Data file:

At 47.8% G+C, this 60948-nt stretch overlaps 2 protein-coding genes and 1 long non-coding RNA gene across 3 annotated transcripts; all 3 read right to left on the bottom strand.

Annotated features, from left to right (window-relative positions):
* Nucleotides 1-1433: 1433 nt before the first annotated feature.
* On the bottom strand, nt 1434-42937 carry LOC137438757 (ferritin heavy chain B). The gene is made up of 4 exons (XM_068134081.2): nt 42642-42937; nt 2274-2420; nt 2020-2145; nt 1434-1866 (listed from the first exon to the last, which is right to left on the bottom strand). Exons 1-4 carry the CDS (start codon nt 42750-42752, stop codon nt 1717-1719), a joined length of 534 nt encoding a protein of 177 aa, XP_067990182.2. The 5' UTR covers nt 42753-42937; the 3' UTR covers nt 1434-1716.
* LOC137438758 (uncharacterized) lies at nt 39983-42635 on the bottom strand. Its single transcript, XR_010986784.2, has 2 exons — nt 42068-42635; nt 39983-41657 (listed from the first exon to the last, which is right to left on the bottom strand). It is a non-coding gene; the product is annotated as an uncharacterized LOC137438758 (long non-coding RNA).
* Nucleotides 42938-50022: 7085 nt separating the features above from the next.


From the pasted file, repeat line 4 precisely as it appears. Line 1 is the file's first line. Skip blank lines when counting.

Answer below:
* On the bottom strand, nt 1434-42937 carry LOC137438757 (ferritin heavy chain B). The gene is made up of 4 exons (XM_068134081.2): nt 42642-42937; nt 2274-2420; nt 2020-2145; nt 1434-1866 (listed from the first exon to the last, which is right to left on the bottom strand). Exons 1-4 carry the CDS (start codon nt 42750-42752, stop codon nt 1717-1719), a joined length of 534 nt encoding a protein of 177 aa, XP_067990182.2. The 5' UTR covers nt 42753-42937; the 3' UTR covers nt 1434-1716.